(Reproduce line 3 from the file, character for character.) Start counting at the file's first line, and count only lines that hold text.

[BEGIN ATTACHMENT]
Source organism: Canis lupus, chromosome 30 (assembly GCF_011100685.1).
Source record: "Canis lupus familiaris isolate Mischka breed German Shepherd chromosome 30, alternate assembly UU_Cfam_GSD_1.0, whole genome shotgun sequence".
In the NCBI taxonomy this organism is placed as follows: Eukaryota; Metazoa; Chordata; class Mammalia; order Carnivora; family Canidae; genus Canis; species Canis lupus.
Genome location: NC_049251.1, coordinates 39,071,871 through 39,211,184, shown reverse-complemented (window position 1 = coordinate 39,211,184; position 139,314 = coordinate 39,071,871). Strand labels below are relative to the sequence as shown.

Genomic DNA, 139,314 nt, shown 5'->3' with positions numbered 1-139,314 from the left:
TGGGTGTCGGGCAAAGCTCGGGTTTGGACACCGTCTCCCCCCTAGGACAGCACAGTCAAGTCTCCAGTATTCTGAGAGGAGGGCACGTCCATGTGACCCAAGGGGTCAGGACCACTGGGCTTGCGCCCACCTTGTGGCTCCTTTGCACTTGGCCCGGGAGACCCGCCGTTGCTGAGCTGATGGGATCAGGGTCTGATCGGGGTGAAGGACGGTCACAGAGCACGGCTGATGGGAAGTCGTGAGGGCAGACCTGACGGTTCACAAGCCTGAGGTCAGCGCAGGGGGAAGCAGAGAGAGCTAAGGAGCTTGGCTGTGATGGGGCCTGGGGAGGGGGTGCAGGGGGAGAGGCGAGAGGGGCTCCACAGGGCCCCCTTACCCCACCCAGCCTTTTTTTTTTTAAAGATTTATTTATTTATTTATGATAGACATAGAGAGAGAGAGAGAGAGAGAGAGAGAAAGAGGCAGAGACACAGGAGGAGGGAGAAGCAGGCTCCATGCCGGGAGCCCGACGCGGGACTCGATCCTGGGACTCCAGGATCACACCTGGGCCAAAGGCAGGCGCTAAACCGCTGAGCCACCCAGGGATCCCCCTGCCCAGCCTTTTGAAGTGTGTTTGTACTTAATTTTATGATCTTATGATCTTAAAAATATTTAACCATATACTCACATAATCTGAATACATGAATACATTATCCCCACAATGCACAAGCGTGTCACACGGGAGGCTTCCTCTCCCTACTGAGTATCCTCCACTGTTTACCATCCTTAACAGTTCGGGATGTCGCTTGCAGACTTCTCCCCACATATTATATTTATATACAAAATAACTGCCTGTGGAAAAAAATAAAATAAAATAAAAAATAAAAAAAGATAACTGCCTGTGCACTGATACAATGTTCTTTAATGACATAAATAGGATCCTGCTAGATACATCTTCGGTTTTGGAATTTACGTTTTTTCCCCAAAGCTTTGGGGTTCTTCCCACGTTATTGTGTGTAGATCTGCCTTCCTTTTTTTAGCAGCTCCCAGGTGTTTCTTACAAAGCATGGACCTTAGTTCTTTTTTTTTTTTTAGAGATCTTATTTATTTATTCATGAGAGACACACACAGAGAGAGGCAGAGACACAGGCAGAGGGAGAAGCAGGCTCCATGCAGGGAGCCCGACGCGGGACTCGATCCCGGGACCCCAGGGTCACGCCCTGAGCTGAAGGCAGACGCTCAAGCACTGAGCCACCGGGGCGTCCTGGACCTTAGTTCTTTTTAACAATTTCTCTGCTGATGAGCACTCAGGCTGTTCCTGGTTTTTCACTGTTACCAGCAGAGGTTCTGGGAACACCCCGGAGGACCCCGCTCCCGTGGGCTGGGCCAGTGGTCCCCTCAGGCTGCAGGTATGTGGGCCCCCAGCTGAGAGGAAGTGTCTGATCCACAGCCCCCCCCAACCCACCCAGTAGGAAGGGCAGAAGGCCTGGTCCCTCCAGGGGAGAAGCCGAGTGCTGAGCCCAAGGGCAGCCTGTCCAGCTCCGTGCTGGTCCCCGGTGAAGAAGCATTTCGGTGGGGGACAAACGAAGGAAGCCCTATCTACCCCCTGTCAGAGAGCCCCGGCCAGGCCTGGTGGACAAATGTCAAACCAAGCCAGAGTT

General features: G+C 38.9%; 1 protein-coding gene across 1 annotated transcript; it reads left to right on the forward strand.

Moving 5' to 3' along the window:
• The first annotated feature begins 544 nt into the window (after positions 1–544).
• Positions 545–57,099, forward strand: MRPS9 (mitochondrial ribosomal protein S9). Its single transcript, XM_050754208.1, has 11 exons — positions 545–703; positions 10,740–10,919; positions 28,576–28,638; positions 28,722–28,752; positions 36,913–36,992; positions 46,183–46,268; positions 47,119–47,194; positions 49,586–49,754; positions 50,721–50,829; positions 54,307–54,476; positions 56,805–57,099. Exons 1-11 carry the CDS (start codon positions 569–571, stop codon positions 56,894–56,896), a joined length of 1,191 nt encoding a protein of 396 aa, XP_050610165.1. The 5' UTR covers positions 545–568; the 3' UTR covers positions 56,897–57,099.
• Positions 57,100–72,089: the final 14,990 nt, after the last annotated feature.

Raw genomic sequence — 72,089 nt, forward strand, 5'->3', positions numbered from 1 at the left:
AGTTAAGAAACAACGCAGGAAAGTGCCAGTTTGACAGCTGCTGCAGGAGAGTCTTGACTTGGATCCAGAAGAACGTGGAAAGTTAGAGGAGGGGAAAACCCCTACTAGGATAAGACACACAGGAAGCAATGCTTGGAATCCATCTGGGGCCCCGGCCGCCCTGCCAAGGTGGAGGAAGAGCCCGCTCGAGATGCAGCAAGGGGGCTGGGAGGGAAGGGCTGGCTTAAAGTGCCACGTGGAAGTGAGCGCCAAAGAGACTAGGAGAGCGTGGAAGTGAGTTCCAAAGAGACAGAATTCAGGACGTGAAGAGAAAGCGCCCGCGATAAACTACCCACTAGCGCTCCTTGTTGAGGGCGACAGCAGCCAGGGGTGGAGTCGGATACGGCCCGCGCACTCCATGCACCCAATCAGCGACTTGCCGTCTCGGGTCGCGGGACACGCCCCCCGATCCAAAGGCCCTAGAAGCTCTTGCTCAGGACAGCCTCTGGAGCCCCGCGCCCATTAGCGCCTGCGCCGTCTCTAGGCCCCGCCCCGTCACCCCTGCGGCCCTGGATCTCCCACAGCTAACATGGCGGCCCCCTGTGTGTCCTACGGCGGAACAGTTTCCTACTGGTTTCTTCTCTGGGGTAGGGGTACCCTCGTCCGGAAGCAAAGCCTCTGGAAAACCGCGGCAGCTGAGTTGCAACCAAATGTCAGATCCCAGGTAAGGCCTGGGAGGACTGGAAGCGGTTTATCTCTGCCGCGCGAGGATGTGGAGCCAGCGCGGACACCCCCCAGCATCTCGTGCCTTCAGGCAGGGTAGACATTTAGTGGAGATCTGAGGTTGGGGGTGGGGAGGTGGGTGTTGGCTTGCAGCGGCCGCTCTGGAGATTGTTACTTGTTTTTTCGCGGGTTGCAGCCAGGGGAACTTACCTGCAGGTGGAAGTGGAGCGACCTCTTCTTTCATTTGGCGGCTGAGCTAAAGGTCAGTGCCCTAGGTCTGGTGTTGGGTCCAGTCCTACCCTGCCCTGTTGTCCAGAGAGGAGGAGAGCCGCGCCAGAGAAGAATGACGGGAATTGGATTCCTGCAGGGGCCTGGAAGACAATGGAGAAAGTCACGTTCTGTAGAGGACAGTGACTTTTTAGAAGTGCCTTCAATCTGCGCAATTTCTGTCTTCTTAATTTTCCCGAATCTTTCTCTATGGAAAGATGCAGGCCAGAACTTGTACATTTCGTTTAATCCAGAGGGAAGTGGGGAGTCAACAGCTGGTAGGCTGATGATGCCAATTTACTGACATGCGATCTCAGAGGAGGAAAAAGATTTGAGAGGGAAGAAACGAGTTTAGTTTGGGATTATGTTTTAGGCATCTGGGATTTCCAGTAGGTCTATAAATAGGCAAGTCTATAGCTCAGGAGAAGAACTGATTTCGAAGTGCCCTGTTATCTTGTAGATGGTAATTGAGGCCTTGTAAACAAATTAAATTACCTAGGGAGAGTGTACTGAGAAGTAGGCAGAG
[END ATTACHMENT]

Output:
In the NCBI taxonomy this organism is placed as follows: Eukaryota; Metazoa; Chordata; class Mammalia; order Carnivora; family Canidae; genus Canis; species Canis lupus.